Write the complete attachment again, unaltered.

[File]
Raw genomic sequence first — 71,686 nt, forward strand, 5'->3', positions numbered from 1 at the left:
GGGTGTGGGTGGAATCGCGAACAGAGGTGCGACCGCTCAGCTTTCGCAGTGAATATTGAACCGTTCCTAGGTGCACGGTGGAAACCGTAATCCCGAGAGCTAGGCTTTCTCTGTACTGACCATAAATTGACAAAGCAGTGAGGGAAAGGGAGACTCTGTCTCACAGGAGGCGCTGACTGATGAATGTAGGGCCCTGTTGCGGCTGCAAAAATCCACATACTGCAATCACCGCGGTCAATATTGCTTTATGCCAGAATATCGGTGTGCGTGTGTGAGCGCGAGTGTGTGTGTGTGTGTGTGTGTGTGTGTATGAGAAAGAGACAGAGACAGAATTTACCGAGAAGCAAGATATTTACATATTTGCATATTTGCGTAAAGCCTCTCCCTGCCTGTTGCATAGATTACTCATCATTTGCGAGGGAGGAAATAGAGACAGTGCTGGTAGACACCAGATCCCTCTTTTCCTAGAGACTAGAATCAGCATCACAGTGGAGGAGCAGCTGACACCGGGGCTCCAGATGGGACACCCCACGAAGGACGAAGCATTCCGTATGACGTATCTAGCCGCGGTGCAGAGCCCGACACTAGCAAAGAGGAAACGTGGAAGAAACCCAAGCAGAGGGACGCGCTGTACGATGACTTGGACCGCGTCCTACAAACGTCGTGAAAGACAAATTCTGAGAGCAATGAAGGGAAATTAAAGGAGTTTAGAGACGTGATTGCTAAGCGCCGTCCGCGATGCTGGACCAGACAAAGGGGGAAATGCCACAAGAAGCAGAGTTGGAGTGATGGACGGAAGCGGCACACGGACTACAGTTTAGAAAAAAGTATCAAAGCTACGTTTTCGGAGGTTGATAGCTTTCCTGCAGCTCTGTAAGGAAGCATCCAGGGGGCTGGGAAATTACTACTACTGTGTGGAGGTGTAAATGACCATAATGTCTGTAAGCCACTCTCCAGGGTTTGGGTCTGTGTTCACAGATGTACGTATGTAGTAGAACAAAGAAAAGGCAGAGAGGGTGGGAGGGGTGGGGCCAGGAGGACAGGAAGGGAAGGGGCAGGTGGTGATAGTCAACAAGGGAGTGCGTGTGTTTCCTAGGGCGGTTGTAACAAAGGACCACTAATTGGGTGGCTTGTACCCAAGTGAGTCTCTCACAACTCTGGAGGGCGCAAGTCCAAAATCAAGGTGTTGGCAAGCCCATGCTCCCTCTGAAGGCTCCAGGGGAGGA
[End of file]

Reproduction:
Raw genomic sequence first — 71,686 nt, forward strand, 5'->3', positions numbered from 1 at the left:
GGGTGTGGGTGGAATCGCGAACAGAGGTGCGACCGCTCAGCTTTCGCAGTGAATATTGAACCGTTCCTAGGTGCACGGTGGAAACCGTAATCCCGAGAGCTAGGCTTTCTCTGTACTGACCATAAATTGACAAAGCAGTGAGGGAAAGGGAGACTCTGTCTCACAGGAGGCGCTGACTGATGAATGTAGGGCCCTGTTGCGGCTGCAAAAATCCACATACTGCAATCACCGCGGTCAATATTGCTTTATGCCAGAATATCGGTGTGCGTGTGTGAGCGCGAGTGTGTGTGTGTGTGTGTGTGTGTGTGTATGAGAAAGAGACAGAGACAGAATTTACCGAGAAGCAAGATATTTACATATTTGCATATTTGCGTAAAGCCTCTCCCTGCCTGTTGCATAGATTACTCATCATTTGCGAGGGAGGAAATAGAGACAGTGCTGGTAGACACCAGATCCCTCTTTTCCTAGAGACTAGAATCAGCATCACAGTGGAGGAGCAGCTGACACCGGGGCTCCAGATGGGACACCCCACGAAGGACGAAGCATTCCGTATGACGTATCTAGCCGCGGTGCAGAGCCCGACACTAGCAAAGAGGAAACGTGGAAGAAACCCAAGCAGAGGGACGCGCTGTACGATGACTTGGACCGCGTCCTACAAACGTCGTGAAAGACAAATTCTGAGAGCAATGAAGGGAAATTAAAGGAGTTTAGAGACGTGATTGCTAAGCGCCGTCCGCGATGCTGGACCAGACAAAGGGGGAAATGCCACAAGAAGCAGAGTTGGAGTGATGGACGGAAGCGGCACACGGACTACAGTTTAGAAAAAAGTATCAAAGCTACGTTTTCGGAGGTTGATAGCTTTCCTGCAGCTCTGTAAGGAAGCATCCAGGGGGCTGGGAAATTACTACTACTGTGTGGAGGTGTAAATGACCATAATGTCTGTAAGCCACTCTCCAGGGTTTGGGTCTGTGTTCACAGATGTACGTATGTAGTAGAACAAAGAAAAGGCAGAGAGGGTGGGAGGGGTGGGGCCAGGAGGACAGGAAGGGAAGGGGCAGGTGGTGATAGTCAACAAGGGAGTGCGTGTGTTTCCTAGGGCGGTTGTAACAAAGGACCACTAATTGGGTGGCTTGTACCCAAGTGAGTCTCTCACAACTCTGGAGGGCGCAAGTCCAAAATCAAGGTGTTGGCAAGCCCATGCTCCCTCTGAAGGCTCCAGGGGAGGA